Malespina went to work and gathered more than 700 community signatures on a Change.org petition to try to save the librarians’ jobs and then reached out to the group of “amazing” librarian friends she knows from her role as library president of the International Society for Technology in Education. “I told them, ‘I need help. How do I go about fighting this?’ ” Malespina says. One of those ISTE pals told her that she had recently met with Chrastka at EveryLibrary and that his group was about to expand its efforts into the school library realm.
Though Malespina’s 700 signatures were impressive, they didn’t have enough impact, and the librarian cuts went through anyway, in spring 2016. Not long after those cuts, Malespina noticed that the district was advertising for a dance teacher. She thought such a move made no sense, and she became even more frustrated. “I needed a way to organize to fight that,” she says. And that’s when Malespina teamed with EveryLibrary.
“What’s different about this campaign, as opposed to a Change.org petition, is that literally every time someone signs it, it goes to whomever I designate it should go to,” Malespina explained. As a result, as each of the roughly 400 signatures were added to the new EveryLibrary petition, every school board member and the superintendent received notices via email. “It made their email system almost crash,” Malespina says.
Because of these emails, the board was seeing pressure, and they could no longer justify their claim that they had to cut librarians because of budget issues. They reversed their decision and hired back the middle school librarian. But the fight wasn’t over, because the district was still down one high school librarian, and library budgets needed to be restored as well. Malespina notes that EveryLibrary helped her keep up the pressure, and after nearly two years—and the arrival of a new superintendent who values libraries and librarians—the district hired a second high school librarian and restored budget funds in January 2018.
Malespina is continuing to rally support in the South Orange/Maplewood district to hire another full-time certified high school librarian and restore the position of tech supervisor—the person who helps ensure that the librarians and educators receive professional development in the latest technology. In the wake of her positive experience, Malespina has additionally partnered with Chrastka to create a series of webinars that instruct school librarians on how to advocate for themselves, which are available at the Save School Librarians website.
In an effort similar to that of the one in New Jersey, EveryLibrary helped Melissa Bowman, teacher-librarian at Tamalpais High School in California, to organize a campaign to save her job and those of two others in the Tamalpais Union High School District in Marin County that were slated for elimination. Bowman and the teacher-librarians at Redwood and Drake High Schools had been given preliminary layoff notices. But on April 17, the district’s board of trustees voted to make cuts in other areas rather than eliminating the library positions.
West Virginia Balks
Though EveryLibrary has met with an overall positive response, in one recent case, the organization’s approach to trying to save school librarians was not welcomed. In May, the Cabell County Schools district in Huntington, W.Va., announced that it had eliminated the positions of all six of its elementary school library media specialists and would be reassigning the librarians to roles as classroom teachers instead. Upon learning of this news, Save School Librarians took action with its petition platform.
Some of the board members related their frustration at being targeted by the campaign to a couple of account managers from Follett. And, according to Britten Follett, senior v-p of marketing strategy and classroom initiatives at Follett School Solutions, the superintendent of the district contacted its Follett sales reps and threatened to end its business with Follett if the company continued to support EveryLibrary.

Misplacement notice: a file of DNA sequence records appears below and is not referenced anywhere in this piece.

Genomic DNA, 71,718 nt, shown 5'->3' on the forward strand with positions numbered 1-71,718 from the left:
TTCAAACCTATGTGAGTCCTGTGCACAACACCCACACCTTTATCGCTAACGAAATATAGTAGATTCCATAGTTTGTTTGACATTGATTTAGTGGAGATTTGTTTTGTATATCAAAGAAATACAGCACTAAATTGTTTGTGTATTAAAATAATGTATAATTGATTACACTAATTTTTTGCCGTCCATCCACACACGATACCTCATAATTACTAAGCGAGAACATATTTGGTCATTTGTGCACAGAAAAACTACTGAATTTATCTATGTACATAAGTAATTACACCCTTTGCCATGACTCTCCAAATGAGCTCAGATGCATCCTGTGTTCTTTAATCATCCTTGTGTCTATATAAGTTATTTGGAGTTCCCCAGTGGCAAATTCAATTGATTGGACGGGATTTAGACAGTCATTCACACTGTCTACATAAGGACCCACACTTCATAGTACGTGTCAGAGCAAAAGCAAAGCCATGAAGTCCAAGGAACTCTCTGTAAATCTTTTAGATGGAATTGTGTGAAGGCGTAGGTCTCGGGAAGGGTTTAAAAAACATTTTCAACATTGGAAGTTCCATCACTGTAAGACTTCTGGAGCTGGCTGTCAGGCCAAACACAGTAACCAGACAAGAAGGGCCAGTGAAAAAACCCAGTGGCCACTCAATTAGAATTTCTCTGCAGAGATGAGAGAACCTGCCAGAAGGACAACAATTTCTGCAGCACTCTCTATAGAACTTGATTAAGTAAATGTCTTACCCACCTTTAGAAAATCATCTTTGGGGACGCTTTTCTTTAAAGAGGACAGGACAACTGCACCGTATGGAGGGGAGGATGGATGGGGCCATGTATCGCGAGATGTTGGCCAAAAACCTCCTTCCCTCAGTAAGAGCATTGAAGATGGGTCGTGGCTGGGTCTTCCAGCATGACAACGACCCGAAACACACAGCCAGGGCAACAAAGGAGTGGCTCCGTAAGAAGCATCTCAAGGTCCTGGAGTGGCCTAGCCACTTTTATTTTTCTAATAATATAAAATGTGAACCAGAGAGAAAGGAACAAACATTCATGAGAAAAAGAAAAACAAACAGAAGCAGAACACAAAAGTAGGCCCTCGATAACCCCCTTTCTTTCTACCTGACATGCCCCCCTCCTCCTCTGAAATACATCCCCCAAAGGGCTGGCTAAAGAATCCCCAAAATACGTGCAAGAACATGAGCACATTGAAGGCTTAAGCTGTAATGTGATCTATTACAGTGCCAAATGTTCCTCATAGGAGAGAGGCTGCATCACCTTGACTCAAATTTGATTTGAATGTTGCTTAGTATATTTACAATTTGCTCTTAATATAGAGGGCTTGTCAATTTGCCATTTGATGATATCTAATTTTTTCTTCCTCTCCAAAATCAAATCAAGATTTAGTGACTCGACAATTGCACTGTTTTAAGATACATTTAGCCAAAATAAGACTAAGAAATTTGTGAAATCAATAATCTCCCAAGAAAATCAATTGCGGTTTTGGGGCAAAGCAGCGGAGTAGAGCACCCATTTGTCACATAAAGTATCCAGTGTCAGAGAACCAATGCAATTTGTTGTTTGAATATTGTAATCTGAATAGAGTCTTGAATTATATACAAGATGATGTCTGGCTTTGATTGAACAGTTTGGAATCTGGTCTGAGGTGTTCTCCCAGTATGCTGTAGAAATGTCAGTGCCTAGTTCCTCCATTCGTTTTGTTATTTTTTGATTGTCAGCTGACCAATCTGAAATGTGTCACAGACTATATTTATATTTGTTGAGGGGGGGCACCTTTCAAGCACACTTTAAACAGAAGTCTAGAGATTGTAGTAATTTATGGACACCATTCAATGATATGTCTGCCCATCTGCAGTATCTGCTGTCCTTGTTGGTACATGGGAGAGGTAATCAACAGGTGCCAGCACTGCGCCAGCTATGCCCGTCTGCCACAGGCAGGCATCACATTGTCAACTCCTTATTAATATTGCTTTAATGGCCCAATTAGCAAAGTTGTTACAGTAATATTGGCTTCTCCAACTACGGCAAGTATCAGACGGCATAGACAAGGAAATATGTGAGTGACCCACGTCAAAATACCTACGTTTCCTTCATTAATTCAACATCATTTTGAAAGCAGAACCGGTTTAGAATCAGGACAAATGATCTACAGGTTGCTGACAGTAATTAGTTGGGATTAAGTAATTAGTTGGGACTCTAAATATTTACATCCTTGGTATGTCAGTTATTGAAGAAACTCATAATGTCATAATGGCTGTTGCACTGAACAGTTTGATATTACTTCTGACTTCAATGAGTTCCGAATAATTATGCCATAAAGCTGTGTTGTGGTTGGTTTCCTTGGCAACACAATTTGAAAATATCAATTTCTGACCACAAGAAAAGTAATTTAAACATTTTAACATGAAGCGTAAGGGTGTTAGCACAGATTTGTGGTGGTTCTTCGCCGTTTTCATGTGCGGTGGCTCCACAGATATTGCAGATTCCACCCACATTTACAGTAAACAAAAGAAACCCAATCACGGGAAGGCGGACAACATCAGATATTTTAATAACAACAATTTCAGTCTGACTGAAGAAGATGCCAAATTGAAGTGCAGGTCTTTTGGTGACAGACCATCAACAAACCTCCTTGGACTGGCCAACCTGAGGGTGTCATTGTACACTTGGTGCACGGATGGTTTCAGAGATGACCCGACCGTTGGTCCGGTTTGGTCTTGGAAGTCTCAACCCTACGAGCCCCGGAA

“As a company, we believe in this mission, and we believe that libraries are critical to a future-ready school,” Britten Follett says. “If this district chose to do away with librarians that’s their prerogative, but the mission of EveryLibrary is to make sure that they understand the things they could be losing as a result of that. We’re standing by our financial support of EveryLibrary.”
Nader Qaimari, president of Follett School Solutions, has called and emailed the superintendent and assistant superintendent of Cabell County Schools offering to discuss the matter and reiterating that Follett supports EveryLibrary, is the primary funder of the Save School Librarians initiative from an advocacy campaign standpoint, and will continue to act in that capacity. As of press time, he had not received a reply from the school district.
Though losing business is never a desired outcome, Britten Follett says that it would be a mistake to “kowtow to sales in that capacity, rather than stand by what we firmly believe in, the role of the librarian.” She adds, “We certainly didn’t tell EveryLibrary to do this campaign, but we are a financial supporter for whatever they need.”
This backlash, Britten Follett says, “showcased that we have a long way to go with our Future Ready Librarians initiative,” for which the goal is to educate administrators about the role of the school librarian. “We’ve seen a huge wave of increased knowledge over the past 18 months, about what a good school librarian should be doing,” she says. “People are using some of the verbiage in the Future Ready Library framework to have conversations with their principals and superintendents. But in this West Virginia case, we haven’t reached the superintendent yet.”
Future Shifts in Advocacy
“It’s never easy to hold the line on cuts,” Chrastka at EveryLibrary says. “That is the majority of what we’re doing, when there is a crisis in a district that says don’t cut the school librarians because... That’s where we come in. But it’s very difficult right now given the level of resources that we have as an organization.”
Though he believes EveryLibrary is making great progress, Chrastka notes that the effort it takes to restore a school librarian “first and foremost has to start with the superintendent, principal, and board understanding that there’s a negative: a negative for their student outcomes, a negative for the faculty support that comes from the school librarian, a negative for independent learning, a negative for learning outside of classroom time.” He adds, “Improving a negative is very hard.” He says that it takes “a mindshare and a perspective shift on the part of the leadership in those districts and schools before they are going to be receptive to an answer.”
To that end, Chrastka believes that the big shift that needs to happen in advocacy is to restore school librarians as opposed to saving the librarians who are already there. “We know from the latest research that we’ve got a lot more restoration to do than we had originally thought,” he says, “and we have to be able to align resources from the publishing, ed tech, and library vendor community to do that.”